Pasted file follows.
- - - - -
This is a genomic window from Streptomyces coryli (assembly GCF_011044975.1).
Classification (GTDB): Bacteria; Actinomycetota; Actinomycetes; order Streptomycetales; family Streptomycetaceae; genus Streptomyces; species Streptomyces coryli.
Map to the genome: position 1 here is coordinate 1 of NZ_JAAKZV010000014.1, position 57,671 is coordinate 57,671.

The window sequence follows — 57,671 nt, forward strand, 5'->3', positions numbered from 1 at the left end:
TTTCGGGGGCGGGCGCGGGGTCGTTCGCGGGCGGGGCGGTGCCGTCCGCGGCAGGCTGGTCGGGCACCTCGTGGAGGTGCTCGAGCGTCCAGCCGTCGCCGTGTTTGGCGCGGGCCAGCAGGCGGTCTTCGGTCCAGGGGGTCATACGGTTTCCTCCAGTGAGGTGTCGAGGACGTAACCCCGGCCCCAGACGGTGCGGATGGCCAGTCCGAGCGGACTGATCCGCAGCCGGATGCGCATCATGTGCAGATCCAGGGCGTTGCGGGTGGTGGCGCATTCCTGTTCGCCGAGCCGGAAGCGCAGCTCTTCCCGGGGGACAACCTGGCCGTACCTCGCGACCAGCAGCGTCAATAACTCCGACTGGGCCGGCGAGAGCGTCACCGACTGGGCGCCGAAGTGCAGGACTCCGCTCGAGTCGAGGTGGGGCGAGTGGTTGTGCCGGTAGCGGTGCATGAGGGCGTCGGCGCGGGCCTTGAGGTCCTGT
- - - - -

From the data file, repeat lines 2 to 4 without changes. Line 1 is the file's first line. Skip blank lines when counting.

Classification (GTDB): Bacteria; Actinomycetota; Actinomycetes; order Streptomycetales; family Streptomycetaceae; genus Streptomyces; species Streptomyces coryli.
Map to the genome: position 1 here is coordinate 1 of NZ_JAAKZV010000014.1, position 57,671 is coordinate 57,671.

The window sequence follows — 57,671 nt, forward strand, 5'->3', positions numbered from 1 at the left end: